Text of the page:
Before you complete your property purchase in Spain, you should make sure that:


  • You have seen the Land Registry extract (“nota simple”) relating to the property, and checked the following details:


  • The property and land for sale match the details registered


  • The seller is the registered owner.


  • There are no debts or charges, such as a mortgage or attachments (“embargos”), on the property.


  • There are no legal proceedings initiated against the property for contravention of land planning law.


You have checked that planning permissions are in order and the property is a legal build. The Town Hall can inform you whether the building has all licences and permissions and provide details of the type of land.


You have checked the latest town plan to see whether or not the plot you wish to buy has any building restrictions, is in a green zone or includes a public pathway or similar. This can be viewed at the Town Planning (“Urbanismo”) Department of the local town hall.


You know the cadastral value of the property and how much purchase tax (Transfer Tax) will be due. Be aware that tax is charged on the Regional Government’s valuation of the property as opposed to the amount of the sale.


You can check this at the Regional Government’s online tax agency site using the cadastral reference number.


Make sure you have seen the following documents:


  • A paid-up receipt for the previous owner’s annual property tax (“IBI”). It is also wise to get a certificate from the town hall proving that there are no unpaid rates from previous years.


  •  The Cadastral certificate giving the exact boundaries and square metres of your land. The Cadastral record will be linked to the Land Register record by a cadastral reference which will be included in both. You should double-check that the property and land description contained in both records matches although it quite common that they do not.


  • The licence of first occupancy or habitation certificate issued by the town hall. You will need this document to be connected to electricity and water companies. Developers cannot force you to complete without this licence.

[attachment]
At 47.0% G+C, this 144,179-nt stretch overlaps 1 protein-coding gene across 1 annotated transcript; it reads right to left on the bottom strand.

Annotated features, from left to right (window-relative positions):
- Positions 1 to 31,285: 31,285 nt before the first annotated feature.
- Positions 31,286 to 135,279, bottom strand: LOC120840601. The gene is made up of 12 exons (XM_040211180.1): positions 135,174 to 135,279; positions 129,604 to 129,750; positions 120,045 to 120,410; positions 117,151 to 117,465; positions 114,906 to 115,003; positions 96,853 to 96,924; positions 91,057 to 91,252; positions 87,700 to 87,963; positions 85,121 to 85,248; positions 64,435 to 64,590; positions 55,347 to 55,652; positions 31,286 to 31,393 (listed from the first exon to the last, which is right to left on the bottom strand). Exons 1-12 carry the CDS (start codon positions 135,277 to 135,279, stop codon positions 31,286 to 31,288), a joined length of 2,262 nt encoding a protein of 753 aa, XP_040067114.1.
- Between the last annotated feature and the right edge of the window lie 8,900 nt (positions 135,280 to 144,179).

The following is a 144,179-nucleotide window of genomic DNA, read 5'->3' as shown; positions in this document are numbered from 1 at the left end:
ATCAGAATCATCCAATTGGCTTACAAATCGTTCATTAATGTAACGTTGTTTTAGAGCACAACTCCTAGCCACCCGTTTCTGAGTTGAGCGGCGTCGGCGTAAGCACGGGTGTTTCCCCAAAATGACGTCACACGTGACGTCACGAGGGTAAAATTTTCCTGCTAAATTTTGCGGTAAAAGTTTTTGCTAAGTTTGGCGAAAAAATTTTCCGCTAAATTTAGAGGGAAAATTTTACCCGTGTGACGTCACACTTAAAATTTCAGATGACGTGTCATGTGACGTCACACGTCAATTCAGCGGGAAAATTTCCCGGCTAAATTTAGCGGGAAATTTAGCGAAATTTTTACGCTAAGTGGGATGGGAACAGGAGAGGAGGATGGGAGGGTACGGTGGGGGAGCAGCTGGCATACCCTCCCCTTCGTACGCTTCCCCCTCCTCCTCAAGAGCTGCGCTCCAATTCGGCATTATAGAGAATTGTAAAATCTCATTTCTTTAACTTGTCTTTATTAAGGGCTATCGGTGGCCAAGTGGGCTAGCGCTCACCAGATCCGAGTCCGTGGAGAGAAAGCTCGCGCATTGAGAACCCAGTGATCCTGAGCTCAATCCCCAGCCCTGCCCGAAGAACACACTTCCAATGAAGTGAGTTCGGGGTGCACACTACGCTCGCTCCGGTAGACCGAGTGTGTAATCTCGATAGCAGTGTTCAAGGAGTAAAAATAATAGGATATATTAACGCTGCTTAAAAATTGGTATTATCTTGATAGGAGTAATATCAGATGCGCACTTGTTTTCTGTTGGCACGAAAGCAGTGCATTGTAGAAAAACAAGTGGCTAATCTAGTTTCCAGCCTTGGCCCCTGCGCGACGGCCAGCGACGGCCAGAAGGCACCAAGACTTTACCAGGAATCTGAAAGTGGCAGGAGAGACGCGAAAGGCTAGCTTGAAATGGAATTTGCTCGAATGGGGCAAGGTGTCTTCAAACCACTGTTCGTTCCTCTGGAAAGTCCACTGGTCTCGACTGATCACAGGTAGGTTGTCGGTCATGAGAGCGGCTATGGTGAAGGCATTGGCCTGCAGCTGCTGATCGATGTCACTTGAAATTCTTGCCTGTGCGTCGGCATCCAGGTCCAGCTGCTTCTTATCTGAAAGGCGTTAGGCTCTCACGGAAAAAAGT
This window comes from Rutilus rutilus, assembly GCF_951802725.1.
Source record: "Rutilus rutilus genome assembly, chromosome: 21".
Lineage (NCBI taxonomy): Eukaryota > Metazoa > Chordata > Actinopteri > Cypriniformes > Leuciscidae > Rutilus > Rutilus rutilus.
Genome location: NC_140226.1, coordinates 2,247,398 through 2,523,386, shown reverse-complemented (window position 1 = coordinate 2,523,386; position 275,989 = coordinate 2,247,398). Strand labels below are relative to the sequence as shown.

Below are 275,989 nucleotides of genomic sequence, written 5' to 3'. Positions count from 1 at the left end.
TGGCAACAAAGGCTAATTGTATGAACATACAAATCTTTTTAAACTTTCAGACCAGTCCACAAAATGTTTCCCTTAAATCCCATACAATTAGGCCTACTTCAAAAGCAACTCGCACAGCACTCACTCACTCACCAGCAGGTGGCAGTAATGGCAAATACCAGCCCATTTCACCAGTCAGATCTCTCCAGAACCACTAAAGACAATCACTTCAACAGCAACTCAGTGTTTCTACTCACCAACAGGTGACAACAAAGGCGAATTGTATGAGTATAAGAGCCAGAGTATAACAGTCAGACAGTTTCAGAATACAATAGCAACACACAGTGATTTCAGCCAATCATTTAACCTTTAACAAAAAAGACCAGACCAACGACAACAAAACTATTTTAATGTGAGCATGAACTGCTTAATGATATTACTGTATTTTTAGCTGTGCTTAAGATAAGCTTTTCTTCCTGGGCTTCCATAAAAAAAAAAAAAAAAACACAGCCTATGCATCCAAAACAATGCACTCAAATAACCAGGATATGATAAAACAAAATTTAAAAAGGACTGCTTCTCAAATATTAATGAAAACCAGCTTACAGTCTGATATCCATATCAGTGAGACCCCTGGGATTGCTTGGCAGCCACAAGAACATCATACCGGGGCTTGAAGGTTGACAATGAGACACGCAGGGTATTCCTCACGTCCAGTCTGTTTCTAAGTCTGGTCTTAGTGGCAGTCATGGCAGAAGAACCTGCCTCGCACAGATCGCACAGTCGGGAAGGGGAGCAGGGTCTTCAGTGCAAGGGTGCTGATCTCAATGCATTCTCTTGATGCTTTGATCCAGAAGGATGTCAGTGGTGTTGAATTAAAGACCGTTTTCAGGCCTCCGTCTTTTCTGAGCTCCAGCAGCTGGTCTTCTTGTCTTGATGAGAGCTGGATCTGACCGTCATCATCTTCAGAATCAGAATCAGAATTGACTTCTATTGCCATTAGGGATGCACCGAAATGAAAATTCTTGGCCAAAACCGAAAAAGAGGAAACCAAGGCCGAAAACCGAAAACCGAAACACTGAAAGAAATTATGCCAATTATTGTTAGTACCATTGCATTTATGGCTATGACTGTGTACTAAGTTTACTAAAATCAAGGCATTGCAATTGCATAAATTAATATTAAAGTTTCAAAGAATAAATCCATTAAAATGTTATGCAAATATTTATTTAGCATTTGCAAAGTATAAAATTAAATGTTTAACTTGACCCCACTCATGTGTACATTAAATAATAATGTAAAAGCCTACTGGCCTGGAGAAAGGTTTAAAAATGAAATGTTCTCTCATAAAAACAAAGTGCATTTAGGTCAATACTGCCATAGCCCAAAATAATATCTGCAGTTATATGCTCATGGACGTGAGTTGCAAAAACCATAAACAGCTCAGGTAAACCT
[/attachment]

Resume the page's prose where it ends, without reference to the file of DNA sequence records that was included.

• Receipt to prove all utility bills have been paid by the previous owner.


  • If applicable, a certificate signed by the President of the Community of Property Owners stating that there are no outstanding debts for unpaid service charges. You should be aware that if you later find that there are such debts outstanding, as the new owner, you assume the debts for the current and three previous years (four years in total).


As from 1st june 2013, all homes for sale or to let in Spain are required by law to have an energy efficiency certificate. If you are considering buying a property, the seller is obliged to show you this certificate.


On completion, the public deed should reflect an accurate description of the property. It is advisable that you register the property in your name with the land registry as soon as possible to ensure full protection of your rights. The notary public can even send advance notification to the land registry electronically once the public deed is signed.


If you are considering purchasing a coastal property you should contact the coastal demarcation office in your region to get a certificate to certify that the property is not affected by the 1988 coastal law. Bear in mind that while it is possible to view the coastal boundaries of the public maritime areas online on the environment ministry’s website, this may not provide sufficiently accurate information on which to base a property purchase.


Exercise extreme caution if the land registry record shows that the property you wish to buy is built on rural land. In normal circumstances, this type of land is reserved for agricultural use and you would need to undertake additional checks with the municipal and regional authorities to ensure that full planning permission has been obtained for residential use.

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